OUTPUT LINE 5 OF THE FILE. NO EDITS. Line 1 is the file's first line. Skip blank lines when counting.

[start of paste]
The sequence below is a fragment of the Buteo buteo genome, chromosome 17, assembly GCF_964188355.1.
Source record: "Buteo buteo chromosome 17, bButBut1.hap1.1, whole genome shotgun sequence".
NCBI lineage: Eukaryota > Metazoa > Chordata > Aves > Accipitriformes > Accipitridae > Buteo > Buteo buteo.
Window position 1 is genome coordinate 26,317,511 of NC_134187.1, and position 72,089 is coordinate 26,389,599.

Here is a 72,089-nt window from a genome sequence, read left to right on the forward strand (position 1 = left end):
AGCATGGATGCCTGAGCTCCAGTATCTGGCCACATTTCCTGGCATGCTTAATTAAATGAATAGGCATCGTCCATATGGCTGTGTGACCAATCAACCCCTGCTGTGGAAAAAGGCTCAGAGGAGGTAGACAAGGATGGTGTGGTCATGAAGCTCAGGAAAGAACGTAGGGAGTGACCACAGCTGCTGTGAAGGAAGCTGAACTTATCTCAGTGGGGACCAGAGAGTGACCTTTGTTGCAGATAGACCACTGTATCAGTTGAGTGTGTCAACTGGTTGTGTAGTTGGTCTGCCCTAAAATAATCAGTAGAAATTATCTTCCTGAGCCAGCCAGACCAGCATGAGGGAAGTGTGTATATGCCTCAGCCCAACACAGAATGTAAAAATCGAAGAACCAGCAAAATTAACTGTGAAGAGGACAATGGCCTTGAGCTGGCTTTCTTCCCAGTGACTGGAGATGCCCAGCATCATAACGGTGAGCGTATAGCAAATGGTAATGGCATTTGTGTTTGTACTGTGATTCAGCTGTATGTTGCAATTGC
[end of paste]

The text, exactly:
Here is a 72,089-nt window from a genome sequence, read left to right on the forward strand (position 1 = left end):